End­less war makes ar­mistice cel­e­bra­tion ring hol­low

Albuquerque Journal - - OP-ED -

WHEN I was a child in school read­ing about the Hun­dred Years’ War, the idea was be­yond my com­pre­hen­sion even though the teacher ex­plained that it was not a non­stop event. Years later, as an adult, the idea was not only com­pre­hen­si­ble but also, I re­al­ized, a hor­rid re­al­ity.

On Sun­day, Nov. 11, there will be ob­ser­va­tions of the 100th an­niver­sary of the end of World War I. Al­though Amer­i­can par­tic­i­pa­tion in that war was only one hel­la­cious year, this na­tion had al­ready sur­passed its first hun­dred years of war and has now com­pleted its sec­ond hun­dred years, pro­vid­ing a steady sup­ply of vet­er­ans to be re­mem­bered in years to come on Nov. 11.

In Lin­coln’s fa­mous ad­dress, he re­ferred to “a new na­tion con­ceived in Lib­erty.” He could have said con­ceived in war, be­gin­ning in 1775. By the time Lin­coln spoke, there had al­ready been 87 years of wars. When the ar­mistice was signed, the United States com­pleted its 143rd year of war and en­tered into its sec­ond cen­tury of war in­clud­ing in­ter­mis­sions to rearm, pro­duce new gen­er­a­tions of sol­diers, and change sides and venues.

There’ll be no ar­mistice for fu­ture gen­er­a­tions to com­mem­o­rate. The cur­rent wars — how many are there? — scat­tered over two con­ti­nents, some of which are con­ducted in al­most se­cret lo­ca­tions that rarely make the news, are un­winnable and will pos­si­bly or prob­a­bly bring the down­fall of the na­tion eco­nom­i­cally if not po­lit­i­cally. A per­ma­nent state of war is not healthy; sur­ren­der is a dirty word.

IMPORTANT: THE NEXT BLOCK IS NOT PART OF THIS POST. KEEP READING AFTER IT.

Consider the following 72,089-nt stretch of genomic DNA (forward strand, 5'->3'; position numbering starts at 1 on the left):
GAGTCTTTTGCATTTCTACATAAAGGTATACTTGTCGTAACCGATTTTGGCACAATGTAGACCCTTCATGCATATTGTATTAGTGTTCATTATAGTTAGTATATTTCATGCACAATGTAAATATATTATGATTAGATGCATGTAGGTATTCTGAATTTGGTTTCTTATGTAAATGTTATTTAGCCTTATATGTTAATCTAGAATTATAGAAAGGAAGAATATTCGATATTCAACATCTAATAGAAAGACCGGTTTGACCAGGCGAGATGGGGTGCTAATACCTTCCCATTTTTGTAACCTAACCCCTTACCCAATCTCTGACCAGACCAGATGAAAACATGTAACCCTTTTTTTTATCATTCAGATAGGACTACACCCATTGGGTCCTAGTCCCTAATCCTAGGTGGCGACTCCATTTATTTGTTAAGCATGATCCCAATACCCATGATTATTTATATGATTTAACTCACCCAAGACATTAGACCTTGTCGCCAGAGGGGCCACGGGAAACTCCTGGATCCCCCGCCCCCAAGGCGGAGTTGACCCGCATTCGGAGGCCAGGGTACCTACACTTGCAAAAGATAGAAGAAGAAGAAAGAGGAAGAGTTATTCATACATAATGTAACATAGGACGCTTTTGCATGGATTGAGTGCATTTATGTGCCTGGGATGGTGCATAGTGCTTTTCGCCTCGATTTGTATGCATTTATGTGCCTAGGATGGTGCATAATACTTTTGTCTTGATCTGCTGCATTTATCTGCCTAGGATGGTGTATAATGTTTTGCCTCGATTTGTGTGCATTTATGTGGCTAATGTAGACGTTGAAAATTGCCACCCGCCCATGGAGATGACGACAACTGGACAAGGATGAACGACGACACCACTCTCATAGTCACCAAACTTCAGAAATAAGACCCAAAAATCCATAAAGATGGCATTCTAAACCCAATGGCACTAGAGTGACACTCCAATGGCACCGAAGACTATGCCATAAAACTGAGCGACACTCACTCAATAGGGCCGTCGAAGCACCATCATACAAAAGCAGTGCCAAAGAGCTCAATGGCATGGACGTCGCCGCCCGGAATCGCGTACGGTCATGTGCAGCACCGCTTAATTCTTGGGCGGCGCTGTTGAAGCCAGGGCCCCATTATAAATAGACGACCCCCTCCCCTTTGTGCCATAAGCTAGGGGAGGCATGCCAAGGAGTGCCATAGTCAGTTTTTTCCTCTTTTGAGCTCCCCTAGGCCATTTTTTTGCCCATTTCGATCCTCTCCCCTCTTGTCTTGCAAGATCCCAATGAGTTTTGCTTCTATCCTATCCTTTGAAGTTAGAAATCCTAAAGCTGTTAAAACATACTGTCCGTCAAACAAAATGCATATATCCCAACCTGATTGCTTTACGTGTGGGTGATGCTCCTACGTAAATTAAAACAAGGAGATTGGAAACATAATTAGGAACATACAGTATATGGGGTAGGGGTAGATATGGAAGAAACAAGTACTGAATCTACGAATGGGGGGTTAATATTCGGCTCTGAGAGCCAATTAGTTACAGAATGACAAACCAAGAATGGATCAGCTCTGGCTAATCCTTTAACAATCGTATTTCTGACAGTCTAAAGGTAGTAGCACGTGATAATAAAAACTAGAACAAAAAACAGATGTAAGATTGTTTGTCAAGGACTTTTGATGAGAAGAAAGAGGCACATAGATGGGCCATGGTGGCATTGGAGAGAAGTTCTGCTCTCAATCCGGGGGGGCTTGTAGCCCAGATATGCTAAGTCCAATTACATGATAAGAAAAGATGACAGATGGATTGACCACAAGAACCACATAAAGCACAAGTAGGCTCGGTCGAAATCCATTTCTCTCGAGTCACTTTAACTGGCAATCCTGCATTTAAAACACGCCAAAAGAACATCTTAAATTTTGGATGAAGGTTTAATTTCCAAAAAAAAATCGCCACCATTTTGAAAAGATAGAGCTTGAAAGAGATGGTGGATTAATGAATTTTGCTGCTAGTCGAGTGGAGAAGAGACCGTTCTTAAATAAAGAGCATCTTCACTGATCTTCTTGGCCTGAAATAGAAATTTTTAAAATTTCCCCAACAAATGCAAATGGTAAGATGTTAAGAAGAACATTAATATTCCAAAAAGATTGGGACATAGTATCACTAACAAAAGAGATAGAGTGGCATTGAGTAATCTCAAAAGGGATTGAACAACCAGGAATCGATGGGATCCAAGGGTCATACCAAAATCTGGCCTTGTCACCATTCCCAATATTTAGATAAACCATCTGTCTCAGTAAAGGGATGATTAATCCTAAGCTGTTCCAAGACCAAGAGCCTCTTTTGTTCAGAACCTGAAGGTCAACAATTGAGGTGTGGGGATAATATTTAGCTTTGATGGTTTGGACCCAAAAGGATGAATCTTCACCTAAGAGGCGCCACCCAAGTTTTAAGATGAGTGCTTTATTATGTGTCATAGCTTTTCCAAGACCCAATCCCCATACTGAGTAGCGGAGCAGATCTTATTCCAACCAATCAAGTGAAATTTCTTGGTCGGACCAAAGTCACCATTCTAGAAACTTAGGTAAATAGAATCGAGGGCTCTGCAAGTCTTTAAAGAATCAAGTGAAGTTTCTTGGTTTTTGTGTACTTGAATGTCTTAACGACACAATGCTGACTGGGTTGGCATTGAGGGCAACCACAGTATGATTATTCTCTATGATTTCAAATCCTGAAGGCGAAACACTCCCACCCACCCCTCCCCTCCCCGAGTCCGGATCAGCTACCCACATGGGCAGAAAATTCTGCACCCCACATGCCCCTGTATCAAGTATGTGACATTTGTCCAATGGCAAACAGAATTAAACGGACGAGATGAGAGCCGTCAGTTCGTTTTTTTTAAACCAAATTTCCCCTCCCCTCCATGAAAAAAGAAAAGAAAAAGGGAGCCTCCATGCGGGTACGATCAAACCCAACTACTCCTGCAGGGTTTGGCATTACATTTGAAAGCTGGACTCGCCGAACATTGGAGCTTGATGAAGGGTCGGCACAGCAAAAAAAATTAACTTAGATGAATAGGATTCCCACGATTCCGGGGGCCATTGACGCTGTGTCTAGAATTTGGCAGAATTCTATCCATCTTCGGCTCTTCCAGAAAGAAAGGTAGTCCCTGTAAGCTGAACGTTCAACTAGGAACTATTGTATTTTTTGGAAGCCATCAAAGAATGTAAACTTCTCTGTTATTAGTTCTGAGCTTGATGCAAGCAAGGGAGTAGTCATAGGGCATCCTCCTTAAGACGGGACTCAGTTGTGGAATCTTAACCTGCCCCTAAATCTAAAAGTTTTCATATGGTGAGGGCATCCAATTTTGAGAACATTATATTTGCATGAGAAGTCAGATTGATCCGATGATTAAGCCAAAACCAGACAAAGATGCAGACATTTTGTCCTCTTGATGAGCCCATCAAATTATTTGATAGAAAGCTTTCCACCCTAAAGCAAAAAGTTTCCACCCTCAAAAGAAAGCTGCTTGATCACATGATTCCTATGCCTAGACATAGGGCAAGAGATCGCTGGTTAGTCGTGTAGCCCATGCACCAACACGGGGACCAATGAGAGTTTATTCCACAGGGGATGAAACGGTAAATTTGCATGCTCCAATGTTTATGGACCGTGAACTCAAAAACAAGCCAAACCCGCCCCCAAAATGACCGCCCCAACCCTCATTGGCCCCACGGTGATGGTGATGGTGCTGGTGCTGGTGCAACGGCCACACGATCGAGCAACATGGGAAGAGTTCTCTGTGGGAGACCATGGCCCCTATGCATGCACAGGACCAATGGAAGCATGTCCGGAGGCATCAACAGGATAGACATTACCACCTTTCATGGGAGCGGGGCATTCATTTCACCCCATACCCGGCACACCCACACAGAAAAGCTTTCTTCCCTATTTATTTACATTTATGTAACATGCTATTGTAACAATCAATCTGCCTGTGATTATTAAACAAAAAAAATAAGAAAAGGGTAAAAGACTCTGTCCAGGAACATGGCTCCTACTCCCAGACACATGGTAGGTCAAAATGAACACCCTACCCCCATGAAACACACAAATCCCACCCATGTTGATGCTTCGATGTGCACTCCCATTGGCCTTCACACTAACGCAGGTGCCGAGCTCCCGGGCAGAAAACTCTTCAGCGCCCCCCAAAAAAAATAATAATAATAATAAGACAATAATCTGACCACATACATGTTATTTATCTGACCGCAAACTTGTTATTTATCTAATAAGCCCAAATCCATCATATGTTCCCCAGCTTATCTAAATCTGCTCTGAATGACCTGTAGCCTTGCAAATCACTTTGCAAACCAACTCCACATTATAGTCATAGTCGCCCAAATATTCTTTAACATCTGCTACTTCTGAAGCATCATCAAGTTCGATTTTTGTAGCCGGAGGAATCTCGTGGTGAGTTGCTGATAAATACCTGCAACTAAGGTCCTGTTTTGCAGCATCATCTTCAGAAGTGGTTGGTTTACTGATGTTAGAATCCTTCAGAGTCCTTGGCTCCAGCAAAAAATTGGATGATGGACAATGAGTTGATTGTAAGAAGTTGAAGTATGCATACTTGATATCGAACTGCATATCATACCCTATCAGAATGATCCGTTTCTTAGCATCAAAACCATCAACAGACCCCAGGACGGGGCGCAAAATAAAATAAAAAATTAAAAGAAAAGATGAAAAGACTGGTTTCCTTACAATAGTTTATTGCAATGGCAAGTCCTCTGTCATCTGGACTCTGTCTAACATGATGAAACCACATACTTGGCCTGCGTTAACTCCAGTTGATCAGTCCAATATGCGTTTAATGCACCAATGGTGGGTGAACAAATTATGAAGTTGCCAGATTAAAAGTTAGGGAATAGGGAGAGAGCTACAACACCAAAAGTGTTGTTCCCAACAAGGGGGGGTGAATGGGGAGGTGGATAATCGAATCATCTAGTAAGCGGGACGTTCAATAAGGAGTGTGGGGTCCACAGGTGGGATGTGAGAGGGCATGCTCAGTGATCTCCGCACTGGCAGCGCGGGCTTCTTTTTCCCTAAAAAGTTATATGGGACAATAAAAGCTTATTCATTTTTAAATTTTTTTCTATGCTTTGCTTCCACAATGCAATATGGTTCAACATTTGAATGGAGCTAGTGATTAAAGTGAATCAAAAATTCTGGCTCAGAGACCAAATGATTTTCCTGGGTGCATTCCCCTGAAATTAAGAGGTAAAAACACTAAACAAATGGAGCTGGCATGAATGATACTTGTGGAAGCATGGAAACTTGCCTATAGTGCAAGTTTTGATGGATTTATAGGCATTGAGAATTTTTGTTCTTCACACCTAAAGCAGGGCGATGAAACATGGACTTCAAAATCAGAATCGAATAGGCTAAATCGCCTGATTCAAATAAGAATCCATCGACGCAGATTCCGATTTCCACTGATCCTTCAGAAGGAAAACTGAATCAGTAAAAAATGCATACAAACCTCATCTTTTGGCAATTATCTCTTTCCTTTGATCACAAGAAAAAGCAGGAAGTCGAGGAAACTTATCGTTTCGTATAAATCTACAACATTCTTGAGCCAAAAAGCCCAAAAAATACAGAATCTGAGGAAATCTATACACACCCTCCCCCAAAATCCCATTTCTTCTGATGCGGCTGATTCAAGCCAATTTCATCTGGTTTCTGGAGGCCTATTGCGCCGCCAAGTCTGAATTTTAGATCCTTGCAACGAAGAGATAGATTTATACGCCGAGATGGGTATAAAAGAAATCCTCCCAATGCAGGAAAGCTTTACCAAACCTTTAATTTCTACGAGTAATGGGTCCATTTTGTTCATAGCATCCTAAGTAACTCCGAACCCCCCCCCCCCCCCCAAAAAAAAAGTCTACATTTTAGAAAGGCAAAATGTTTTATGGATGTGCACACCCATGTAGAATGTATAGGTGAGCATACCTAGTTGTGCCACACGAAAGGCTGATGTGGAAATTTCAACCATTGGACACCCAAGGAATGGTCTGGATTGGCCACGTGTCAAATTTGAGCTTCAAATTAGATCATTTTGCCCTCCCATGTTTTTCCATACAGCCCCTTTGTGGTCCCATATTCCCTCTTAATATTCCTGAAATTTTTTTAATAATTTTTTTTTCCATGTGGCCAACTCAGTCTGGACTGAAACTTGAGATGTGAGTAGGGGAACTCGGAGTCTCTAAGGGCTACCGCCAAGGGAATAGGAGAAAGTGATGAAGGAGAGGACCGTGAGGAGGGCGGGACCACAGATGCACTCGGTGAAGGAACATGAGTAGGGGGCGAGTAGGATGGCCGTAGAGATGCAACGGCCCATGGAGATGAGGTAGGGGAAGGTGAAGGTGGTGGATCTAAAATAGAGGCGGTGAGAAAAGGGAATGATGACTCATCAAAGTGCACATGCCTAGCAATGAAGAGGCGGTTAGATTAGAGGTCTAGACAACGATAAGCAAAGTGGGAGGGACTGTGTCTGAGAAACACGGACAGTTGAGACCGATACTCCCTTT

One day’s price for main­tain­ing th­ese mul­ti­ple wars could help pay for the ever-grow­ing list of ur­gent con­cerns for the lives of the Amer­i­can peo­ple: poverty, ed­u­ca­tion, med­i­cal care, in­fra­struc­ture and on and on. The na­tional debt years ago reached the in­com­pre­hen­si­ble point of im­pos­si­bil­ity ever to pay and in­creases ev­ery sec­ond. We can’t count on the Euro­pean Union or China to bail us out. The gov­ern­ment al­ready owes China stag­ger­ing bil­lions in re­pay­ment of loans.

There’s lit­tle use in ap­peal­ing to Congress and cer­tainly not to the pres­i­dent.

Man­u­fac­tur­ers of war ma­teriel main­tain ex­pen­sive lob­by­ists, re­mind­ing your rep­re­sen­ta­tives that those in­dus­tries pro­vide jobs for thou­sands of peo­ple.

This Nov. 11, en­joy the pa­rades, re­spect the flag and honor the vet­er­ans. Pray that na­tional san­ity will soon come again to this war-numb na­tion. RAY A. REEDER Al­bu­querque

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